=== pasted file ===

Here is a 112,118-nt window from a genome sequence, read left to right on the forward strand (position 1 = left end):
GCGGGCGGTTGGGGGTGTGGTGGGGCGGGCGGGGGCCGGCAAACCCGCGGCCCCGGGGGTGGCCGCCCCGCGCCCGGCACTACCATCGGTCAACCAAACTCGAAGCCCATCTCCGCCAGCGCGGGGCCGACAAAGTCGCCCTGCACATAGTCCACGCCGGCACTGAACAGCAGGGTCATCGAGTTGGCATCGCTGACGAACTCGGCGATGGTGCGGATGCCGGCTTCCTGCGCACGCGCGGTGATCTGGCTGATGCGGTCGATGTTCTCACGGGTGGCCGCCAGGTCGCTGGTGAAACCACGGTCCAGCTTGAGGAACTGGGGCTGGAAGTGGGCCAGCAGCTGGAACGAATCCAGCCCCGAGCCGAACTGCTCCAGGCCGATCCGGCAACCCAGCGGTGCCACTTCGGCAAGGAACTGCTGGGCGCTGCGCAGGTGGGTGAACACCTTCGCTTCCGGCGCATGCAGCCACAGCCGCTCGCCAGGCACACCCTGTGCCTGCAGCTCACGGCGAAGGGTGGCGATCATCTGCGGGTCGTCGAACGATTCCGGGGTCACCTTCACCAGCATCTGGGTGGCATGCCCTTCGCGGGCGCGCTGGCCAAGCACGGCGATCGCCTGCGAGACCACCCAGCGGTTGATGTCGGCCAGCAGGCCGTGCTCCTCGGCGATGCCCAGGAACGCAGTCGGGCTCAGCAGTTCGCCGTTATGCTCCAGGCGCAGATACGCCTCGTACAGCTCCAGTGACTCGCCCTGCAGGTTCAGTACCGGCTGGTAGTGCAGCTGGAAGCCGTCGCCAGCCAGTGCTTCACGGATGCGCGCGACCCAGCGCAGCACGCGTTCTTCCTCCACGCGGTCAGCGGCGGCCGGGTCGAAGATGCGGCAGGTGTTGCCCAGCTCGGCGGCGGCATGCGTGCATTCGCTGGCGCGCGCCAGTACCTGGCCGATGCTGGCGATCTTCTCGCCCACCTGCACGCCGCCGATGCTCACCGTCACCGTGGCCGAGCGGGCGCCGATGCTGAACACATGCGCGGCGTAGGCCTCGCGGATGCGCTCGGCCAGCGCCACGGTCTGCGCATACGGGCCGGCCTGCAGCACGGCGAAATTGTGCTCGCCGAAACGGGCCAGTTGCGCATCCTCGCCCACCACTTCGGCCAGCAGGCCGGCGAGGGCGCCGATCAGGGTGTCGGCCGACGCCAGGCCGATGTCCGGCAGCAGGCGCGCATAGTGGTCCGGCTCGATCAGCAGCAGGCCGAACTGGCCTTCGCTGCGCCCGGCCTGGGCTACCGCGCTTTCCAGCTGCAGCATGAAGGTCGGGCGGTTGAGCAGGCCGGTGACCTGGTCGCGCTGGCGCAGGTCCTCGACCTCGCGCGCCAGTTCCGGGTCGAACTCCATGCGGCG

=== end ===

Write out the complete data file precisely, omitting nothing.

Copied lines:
Here is a 112,118-nt window from a genome sequence, read left to right on the forward strand (position 1 = left end):
GCGGGCGGTTGGGGGTGTGGTGGGGCGGGCGGGGGCCGGCAAACCCGCGGCCCCGGGGGTGGCCGCCCCGCGCCCGGCACTACCATCGGTCAACCAAACTCGAAGCCCATCTCCGCCAGCGCGGGGCCGACAAAGTCGCCCTGCACATAGTCCACGCCGGCACTGAACAGCAGGGTCATCGAGTTGGCATCGCTGACGAACTCGGCGATGGTGCGGATGCCGGCTTCCTGCGCACGCGCGGTGATCTGGCTGATGCGGTCGATGTTCTCACGGGTGGCCGCCAGGTCGCTGGTGAAACCACGGTCCAGCTTGAGGAACTGGGGCTGGAAGTGGGCCAGCAGCTGGAACGAATCCAGCCCCGAGCCGAACTGCTCCAGGCCGATCCGGCAACCCAGCGGTGCCACTTCGGCAAGGAACTGCTGGGCGCTGCGCAGGTGGGTGAACACCTTCGCTTCCGGCGCATGCAGCCACAGCCGCTCGCCAGGCACACCCTGTGCCTGCAGCTCACGGCGAAGGGTGGCGATCATCTGCGGGTCGTCGAACGATTCCGGGGTCACCTTCACCAGCATCTGGGTGGCATGCCCTTCGCGGGCGCGCTGGCCAAGCACGGCGATCGCCTGCGAGACCACCCAGCGGTTGATGTCGGCCAGCAGGCCGTGCTCCTCGGCGATGCCCAGGAACGCAGTCGGGCTCAGCAGTTCGCCGTTATGCTCCAGGCGCAGATACGCCTCGTACAGCTCCAGTGACTCGCCCTGCAGGTTCAGTACCGGCTGGTAGTGCAGCTGGAAGCCGTCGCCAGCCAGTGCTTCACGGATGCGCGCGACCCAGCGCAGCACGCGTTCTTCCTCCACGCGGTCAGCGGCGGCCGGGTCGAAGATGCGGCAGGTGTTGCCCAGCTCGGCGGCGGCATGCGTGCATTCGCTGGCGCGCGCCAGTACCTGGCCGATGCTGGCGATCTTCTCGCCCACCTGCACGCCGCCGATGCTCACCGTCACCGTGGCCGAGCGGGCGCCGATGCTGAACACATGCGCGGCGTAGGCCTCGCGGATGCGCTCGGCCAGCGCCACGGTCTGCGCATACGGGCCGGCCTGCAGCACGGCGAAATTGTGCTCGCCGAAACGGGCCAGTTGCGCATCCTCGCCCACCACTTCGGCCAGCAGGCCGGCGAGGGCGCCGATCAGGGTGTCGGCCGACGCCAGGCCGATGTCCGGCAGCAGGCGCGCATAGTGGTCCGGCTCGATCAGCAGCAGGCCGAACTGGCCTTCGCTGCGCCCGGCCTGGGCTACCGCGCTTTCCAGCTGCAGCATGAAGGTCGGGCGGTTGAGCAGGCCGGTGACCTGGTCGCGCTGGCGCAGGTCCTCGACCTCGCGCGCCAGTTCCGGGTCGAACTCCATGCGGCG